Editor’s note: We received a call from a viewer regarding the story in this episode about a duck hunt in Bethel claiming it is illegal to shoot waterfowl from a moving boat. We did some research and discovered it is against state regulations to shoot waterfowl from a motorized, moving boat. The state of Alaska’s sport hunting regulations go into effect September 1. Additionally, the Alaska Migratory Bird Co-Management Council website has regulations on the spring and summer subsistence harvest.


Soon, the TV, radio and newspaper ads will be battling for a share of your Permanent Fund Dividend check.

With a predicted fat payout of over $2,000, the words are on the lips of just about every Alaskan: What will you do with all the money?

On Facebook, I got a mix of answers to that question. They were sort of the inspiration for this week’s show.

Alice Aga, a Kodiak teacher’s aide: “Last year, new wood stove, new chainsaw and Amazon.”

John McDonald, a Bethel tour guide operator: “We pay our electric, city utilities and our oil bill for the next year. Then we have less monthly bills.”

Renae Zackar from Igiugig: “I guess the only thing I’ve invested my PFD in is food for my kids to grow up on — and clothes and shoes and heating oil. In other words, spent sometimes even before it hits the bank.”

Mary Brown, Goodnews Bay City Administrator: “I always assign mine to housing, which helps me. That way, I don’t have to worry about getting evicted and can just focus on my other bills.”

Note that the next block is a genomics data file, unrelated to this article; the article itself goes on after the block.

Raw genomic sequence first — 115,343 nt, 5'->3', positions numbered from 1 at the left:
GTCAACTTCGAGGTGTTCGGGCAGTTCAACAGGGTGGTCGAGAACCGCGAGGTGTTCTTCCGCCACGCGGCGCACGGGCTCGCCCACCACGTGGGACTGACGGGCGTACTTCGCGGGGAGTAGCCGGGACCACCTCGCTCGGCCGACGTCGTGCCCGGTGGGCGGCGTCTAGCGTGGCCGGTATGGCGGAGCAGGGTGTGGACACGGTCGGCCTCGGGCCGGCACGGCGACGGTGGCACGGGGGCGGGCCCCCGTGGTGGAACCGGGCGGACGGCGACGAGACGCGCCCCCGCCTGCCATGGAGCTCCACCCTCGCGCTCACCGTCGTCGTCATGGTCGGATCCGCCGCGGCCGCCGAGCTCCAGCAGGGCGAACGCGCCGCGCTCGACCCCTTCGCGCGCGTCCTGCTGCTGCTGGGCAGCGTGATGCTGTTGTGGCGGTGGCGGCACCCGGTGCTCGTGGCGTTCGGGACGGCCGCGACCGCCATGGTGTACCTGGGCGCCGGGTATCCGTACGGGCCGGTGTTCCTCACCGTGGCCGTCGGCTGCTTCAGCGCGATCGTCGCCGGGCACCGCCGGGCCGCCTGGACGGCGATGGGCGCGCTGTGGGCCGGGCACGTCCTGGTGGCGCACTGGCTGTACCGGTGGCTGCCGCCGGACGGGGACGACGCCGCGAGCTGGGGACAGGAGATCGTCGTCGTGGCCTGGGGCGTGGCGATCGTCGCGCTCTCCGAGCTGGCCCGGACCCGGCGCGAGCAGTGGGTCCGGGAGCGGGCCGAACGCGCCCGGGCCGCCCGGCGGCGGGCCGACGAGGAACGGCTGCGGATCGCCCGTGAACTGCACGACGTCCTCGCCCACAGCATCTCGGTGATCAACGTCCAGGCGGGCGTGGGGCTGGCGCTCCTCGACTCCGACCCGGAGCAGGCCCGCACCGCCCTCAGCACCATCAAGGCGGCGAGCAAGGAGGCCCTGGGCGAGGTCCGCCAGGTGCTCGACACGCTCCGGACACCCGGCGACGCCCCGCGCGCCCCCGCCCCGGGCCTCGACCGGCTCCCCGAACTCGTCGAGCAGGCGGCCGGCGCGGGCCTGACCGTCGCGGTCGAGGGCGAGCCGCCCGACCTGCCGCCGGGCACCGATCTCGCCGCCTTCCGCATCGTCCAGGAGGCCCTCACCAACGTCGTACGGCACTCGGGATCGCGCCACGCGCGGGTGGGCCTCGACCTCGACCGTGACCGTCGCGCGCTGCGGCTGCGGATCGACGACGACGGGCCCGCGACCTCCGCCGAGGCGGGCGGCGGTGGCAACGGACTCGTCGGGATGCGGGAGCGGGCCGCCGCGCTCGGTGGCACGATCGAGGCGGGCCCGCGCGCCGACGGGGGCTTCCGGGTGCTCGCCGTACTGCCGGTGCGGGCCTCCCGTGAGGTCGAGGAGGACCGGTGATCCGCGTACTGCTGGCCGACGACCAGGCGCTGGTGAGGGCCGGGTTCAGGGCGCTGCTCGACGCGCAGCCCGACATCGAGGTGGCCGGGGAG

Tom Bowerman, Anchorage teacher: “I’m using mine for a birthday/Christmas trip to Chicago to see the Blackhawks play during Christmas break!!!”

There were some other interesting responses – a woman whose family is pooling their dividends to start a baby-food company.

An Alaska Native woman also wrote about how she is not only saving her daughter’s PFDs for college but also her Native corporation dividends.

One of those who responded, Robin Hopper, an Eagle River music teacher, allowed us to profile her family. She and her husband, Bruce, put every one of their son and daughter’s dividends aside for college. Today, they’re grown. On our show, we’ll show you how the PFD has made a difference in their lives, as well as the lives of others.

Photojournalist John Thain and web writer Hope Miller went to Bethel to get a sense of how Rural Alaskans spend their dividends. One common answer: to maintain the tradition of hunting and gathering wild foods, which requires boats, motors and guns, as well as fuel.

Since the PFD is based on a five-year rolling average of earnings, it’s possible we could see fat checks for the next two years.

Our featured guest this week is Garret Wong, an Anchorage financial planner who deals with big investors — but we asked Garret to scale things down for us and calculate what we would have saved, if we had invested every PFD from 1982, when the program first began paying dividends. It’s a pretty amazing number.

Garret also offers strategies for investing your PFD, even if you live paycheck-to-paycheck.

Valerie Mertz, the acting director of the Alaska Permanent Fund Corporation, joins us on the program to give us a brief PFD 101 overview.

The bulk of the earnings come from the fund’s investments. You’ll be surprised at what our Permanent Fund Corporation owns.

The concept of the PFD was on the frontiers of economic thinking, when Alaska began sharing its oil wealth with its citizens. Today, it remains a grand social experiment that could be in for some changes, as the state wrestles with multi-billion-dollar budget gaps in the coming years.

We hope this week’s edition of Frontiers gives you an appreciation of this uniquely Alaskan institution.

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